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Survey: Consumer confidence down


New York City The latest Consumer Confidence Index, released Tuesday, from The Conference Board reported that consumer confidence has dropped for the second straight month.

In July, the index fell to 46.6 in July, from 49.3 in June.

The Consumer Confidence Index, based on the Conference Board’s Consumer Confidence Survey, consists of the Present Situation Index, which decreased from adjusted score of 25 in June to 23.4 in July, and the Expectations Index, which decreased from 65.5 in June to 62 in July.

The percentage of consumers rating current business conditions as “bad” increased from an adjusted 45.3% in June to 46.3% in July although the percentage rating current business conditions as “good” increased from an adjusted 8.1% to 9.1.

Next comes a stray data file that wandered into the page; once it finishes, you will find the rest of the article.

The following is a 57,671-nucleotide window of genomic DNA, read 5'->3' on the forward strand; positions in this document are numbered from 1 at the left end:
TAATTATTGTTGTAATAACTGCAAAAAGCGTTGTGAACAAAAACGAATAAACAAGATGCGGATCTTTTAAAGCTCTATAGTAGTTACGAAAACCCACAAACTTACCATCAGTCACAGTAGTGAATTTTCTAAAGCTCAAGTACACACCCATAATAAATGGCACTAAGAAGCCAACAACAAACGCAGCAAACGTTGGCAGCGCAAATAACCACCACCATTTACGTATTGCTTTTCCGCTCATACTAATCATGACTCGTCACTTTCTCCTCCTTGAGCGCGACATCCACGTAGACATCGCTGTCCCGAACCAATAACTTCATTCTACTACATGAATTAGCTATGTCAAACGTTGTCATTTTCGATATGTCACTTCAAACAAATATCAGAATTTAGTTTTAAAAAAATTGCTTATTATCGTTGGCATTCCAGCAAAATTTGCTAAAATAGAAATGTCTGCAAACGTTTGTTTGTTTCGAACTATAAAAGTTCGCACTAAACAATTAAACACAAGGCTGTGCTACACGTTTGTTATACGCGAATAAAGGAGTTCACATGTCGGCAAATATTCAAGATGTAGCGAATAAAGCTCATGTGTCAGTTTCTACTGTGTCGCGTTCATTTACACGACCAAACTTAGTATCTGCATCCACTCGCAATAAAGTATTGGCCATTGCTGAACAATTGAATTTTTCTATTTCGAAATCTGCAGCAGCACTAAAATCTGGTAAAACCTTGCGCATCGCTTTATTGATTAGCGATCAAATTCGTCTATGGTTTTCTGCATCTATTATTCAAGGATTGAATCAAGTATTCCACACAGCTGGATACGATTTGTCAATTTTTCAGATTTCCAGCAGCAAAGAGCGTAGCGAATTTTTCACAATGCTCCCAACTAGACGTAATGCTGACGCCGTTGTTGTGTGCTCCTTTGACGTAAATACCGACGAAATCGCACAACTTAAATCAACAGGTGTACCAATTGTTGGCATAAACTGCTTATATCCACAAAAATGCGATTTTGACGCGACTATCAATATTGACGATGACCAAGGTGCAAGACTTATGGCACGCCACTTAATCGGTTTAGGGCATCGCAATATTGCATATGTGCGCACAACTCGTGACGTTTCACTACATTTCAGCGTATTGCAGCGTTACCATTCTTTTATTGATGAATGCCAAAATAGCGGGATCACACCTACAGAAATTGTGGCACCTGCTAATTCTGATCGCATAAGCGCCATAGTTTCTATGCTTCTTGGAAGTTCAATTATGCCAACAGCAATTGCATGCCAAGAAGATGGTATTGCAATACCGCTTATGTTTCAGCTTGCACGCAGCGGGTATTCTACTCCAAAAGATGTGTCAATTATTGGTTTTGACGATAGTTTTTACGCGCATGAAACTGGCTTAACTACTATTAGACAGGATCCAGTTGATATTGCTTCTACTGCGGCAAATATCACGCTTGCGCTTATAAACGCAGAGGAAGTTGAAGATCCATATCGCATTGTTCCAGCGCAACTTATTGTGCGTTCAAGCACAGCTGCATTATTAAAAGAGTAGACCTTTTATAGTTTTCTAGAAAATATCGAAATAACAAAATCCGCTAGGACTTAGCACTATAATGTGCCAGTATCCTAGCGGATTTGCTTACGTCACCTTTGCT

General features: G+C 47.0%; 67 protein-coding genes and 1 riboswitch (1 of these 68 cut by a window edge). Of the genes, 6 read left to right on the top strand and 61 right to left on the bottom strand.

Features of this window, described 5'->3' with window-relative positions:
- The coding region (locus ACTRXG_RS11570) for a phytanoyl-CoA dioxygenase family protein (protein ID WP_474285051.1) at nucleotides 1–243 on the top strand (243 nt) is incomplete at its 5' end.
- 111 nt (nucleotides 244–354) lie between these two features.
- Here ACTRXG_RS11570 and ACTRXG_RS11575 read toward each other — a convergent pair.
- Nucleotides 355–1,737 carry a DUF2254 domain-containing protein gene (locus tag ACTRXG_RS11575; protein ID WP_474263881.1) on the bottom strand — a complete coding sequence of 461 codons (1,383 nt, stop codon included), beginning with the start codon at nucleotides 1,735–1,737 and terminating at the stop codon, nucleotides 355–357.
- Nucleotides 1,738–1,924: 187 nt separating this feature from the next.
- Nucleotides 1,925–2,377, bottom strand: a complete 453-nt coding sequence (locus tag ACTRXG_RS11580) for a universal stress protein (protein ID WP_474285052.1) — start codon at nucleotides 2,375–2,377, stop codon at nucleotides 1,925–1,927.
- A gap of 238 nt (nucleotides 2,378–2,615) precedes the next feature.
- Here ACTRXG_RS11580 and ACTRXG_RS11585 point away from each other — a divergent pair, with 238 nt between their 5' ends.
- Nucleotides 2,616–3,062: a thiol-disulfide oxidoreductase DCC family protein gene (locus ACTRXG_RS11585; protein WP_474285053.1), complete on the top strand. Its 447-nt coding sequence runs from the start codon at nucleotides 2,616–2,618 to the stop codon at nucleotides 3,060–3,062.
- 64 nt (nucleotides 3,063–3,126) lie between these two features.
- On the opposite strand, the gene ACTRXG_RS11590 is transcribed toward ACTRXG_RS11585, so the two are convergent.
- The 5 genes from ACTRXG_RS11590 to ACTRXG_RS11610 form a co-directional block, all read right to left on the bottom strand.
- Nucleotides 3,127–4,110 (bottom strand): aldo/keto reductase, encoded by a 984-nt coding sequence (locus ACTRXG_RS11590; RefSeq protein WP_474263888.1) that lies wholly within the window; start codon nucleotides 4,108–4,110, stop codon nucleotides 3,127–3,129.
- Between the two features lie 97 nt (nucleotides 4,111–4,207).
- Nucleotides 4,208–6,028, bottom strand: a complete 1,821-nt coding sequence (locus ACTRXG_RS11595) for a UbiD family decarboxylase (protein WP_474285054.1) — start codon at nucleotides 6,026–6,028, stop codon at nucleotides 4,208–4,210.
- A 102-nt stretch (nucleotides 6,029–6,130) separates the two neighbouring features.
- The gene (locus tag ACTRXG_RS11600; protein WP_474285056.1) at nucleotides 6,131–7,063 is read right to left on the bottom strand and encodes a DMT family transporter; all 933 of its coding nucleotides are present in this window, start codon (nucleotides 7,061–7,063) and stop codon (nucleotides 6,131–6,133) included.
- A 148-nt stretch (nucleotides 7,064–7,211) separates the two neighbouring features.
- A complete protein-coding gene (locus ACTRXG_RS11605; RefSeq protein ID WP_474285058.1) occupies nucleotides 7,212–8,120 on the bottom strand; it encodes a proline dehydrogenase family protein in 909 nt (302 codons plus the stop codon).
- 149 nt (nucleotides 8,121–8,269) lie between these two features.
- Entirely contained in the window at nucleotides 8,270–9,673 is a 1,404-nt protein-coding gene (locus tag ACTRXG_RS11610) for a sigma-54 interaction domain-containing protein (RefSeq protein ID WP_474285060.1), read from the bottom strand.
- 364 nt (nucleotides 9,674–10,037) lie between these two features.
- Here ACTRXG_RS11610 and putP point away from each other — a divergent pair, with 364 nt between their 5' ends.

The percentage of consumers who think jobs are hard to get increased from 44.8% to 48.1, while those who think jobs are “plentiful” decreased from 4.5% to 3.6%.

The percentage of consumers anticipating an improvement in business conditions during the next six months decreased from an adjusted 20.9% to 18%. In addition, those expecting conditions to worsen also decreased from an adjusted 20.4% to 18.9%.

Consumers had a mixed view of the short-term future of the labor market. The percentage of consumers expecting more jobs in the months ahead decreased to an adjusted 17.5% to 15%, while those expecting fewer jobs decreased as well, from an adjusted 27.6% to 26.3%.

Lynn Franco, director of the Conference Board Consumer Research Center, said the most recent consumer confidence figures demonstrate continuing weakness in the U.S. economy.

“Consumer confidence, which had rebounded strongly in late spring, has faded in the last two months,” said Franco. “The decline in the Present Situation Index was caused primarily by a worsening job market. The decline in the Expectations Index was more the result of an increase in the proportion of consumers expecting no change in business and labor market conditions.”

More consumers are pessimistic about their income expectations, which does not bode well for spending in the months ahead, added Franco.

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